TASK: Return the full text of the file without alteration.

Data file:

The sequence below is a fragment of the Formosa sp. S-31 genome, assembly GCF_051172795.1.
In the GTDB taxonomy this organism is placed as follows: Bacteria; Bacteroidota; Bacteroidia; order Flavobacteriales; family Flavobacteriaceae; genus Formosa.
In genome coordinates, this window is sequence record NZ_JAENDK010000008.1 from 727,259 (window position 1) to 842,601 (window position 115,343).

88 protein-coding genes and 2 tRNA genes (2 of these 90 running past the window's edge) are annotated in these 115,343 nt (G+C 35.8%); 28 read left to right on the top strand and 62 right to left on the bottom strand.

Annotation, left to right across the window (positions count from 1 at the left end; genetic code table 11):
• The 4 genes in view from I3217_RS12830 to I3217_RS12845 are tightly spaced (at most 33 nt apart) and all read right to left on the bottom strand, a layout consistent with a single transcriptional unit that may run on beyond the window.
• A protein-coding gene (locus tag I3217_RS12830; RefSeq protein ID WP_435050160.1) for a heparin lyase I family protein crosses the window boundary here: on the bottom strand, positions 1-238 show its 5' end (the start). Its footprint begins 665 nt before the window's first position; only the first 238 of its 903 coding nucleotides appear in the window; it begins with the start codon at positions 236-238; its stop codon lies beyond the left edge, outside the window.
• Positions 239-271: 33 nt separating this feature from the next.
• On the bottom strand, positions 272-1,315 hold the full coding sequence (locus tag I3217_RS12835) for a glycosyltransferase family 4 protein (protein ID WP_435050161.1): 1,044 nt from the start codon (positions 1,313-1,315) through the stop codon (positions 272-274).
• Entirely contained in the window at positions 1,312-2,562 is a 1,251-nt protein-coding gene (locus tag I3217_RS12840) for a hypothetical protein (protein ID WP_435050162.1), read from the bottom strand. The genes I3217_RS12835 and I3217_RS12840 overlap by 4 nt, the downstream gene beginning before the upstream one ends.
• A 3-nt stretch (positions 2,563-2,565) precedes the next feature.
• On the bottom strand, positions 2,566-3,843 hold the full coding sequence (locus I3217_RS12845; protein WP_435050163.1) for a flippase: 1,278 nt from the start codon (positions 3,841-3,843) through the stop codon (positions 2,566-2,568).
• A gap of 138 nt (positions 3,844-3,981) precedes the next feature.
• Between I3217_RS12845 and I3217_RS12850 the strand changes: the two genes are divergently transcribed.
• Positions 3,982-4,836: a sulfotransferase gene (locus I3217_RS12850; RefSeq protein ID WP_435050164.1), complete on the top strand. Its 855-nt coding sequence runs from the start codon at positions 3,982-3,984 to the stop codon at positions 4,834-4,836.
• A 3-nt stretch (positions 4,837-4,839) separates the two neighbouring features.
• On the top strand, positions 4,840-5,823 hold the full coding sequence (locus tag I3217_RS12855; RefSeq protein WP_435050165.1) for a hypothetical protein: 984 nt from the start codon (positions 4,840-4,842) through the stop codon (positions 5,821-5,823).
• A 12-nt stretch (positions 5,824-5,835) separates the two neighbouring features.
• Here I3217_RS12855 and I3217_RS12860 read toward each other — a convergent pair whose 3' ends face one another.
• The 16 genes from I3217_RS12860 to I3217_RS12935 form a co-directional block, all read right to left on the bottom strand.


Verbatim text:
The sequence below is a fragment of the Formosa sp. S-31 genome, assembly GCF_051172795.1.
In the GTDB taxonomy this organism is placed as follows: Bacteria; Bacteroidota; Bacteroidia; order Flavobacteriales; family Flavobacteriaceae; genus Formosa.
In genome coordinates, this window is sequence record NZ_JAENDK010000008.1 from 727,259 (window position 1) to 842,601 (window position 115,343).

88 protein-coding genes and 2 tRNA genes (2 of these 90 running past the window's edge) are annotated in these 115,343 nt (G+C 35.8%); 28 read left to right on the top strand and 62 right to left on the bottom strand.

Annotation, left to right across the window (positions count from 1 at the left end; genetic code table 11):
• The 4 genes in view from I3217_RS12830 to I3217_RS12845 are tightly spaced (at most 33 nt apart) and all read right to left on the bottom strand, a layout consistent with a single transcriptional unit that may run on beyond the window.
• A protein-coding gene (locus tag I3217_RS12830; RefSeq protein ID WP_435050160.1) for a heparin lyase I family protein crosses the window boundary here: on the bottom strand, positions 1-238 show its 5' end (the start). Its footprint begins 665 nt before the window's first position; only the first 238 of its 903 coding nucleotides appear in the window; it begins with the start codon at positions 236-238; its stop codon lies beyond the left edge, outside the window.
• Positions 239-271: 33 nt separating this feature from the next.
• On the bottom strand, positions 272-1,315 hold the full coding sequence (locus tag I3217_RS12835) for a glycosyltransferase family 4 protein (protein ID WP_435050161.1): 1,044 nt from the start codon (positions 1,313-1,315) through the stop codon (positions 272-274).
• Entirely contained in the window at positions 1,312-2,562 is a 1,251-nt protein-coding gene (locus tag I3217_RS12840) for a hypothetical protein (protein ID WP_435050162.1), read from the bottom strand. The genes I3217_RS12835 and I3217_RS12840 overlap by 4 nt, the downstream gene beginning before the upstream one ends.
• A 3-nt stretch (positions 2,563-2,565) precedes the next feature.
• On the bottom strand, positions 2,566-3,843 hold the full coding sequence (locus I3217_RS12845; protein WP_435050163.1) for a flippase: 1,278 nt from the start codon (positions 3,841-3,843) through the stop codon (positions 2,566-2,568).
• A gap of 138 nt (positions 3,844-3,981) precedes the next feature.
• Between I3217_RS12845 and I3217_RS12850 the strand changes: the two genes are divergently transcribed.
• Positions 3,982-4,836: a sulfotransferase gene (locus I3217_RS12850; RefSeq protein ID WP_435050164.1), complete on the top strand. Its 855-nt coding sequence runs from the start codon at positions 3,982-3,984 to the stop codon at positions 4,834-4,836.
• A 3-nt stretch (positions 4,837-4,839) separates the two neighbouring features.
• On the top strand, positions 4,840-5,823 hold the full coding sequence (locus tag I3217_RS12855; RefSeq protein WP_435050165.1) for a hypothetical protein: 984 nt from the start codon (positions 4,840-4,842) through the stop codon (positions 5,821-5,823).
• A 12-nt stretch (positions 5,824-5,835) separates the two neighbouring features.
• Here I3217_RS12855 and I3217_RS12860 read toward each other — a convergent pair whose 3' ends face one another.
• The 16 genes from I3217_RS12860 to I3217_RS12935 form a co-directional block, all read right to left on the bottom strand.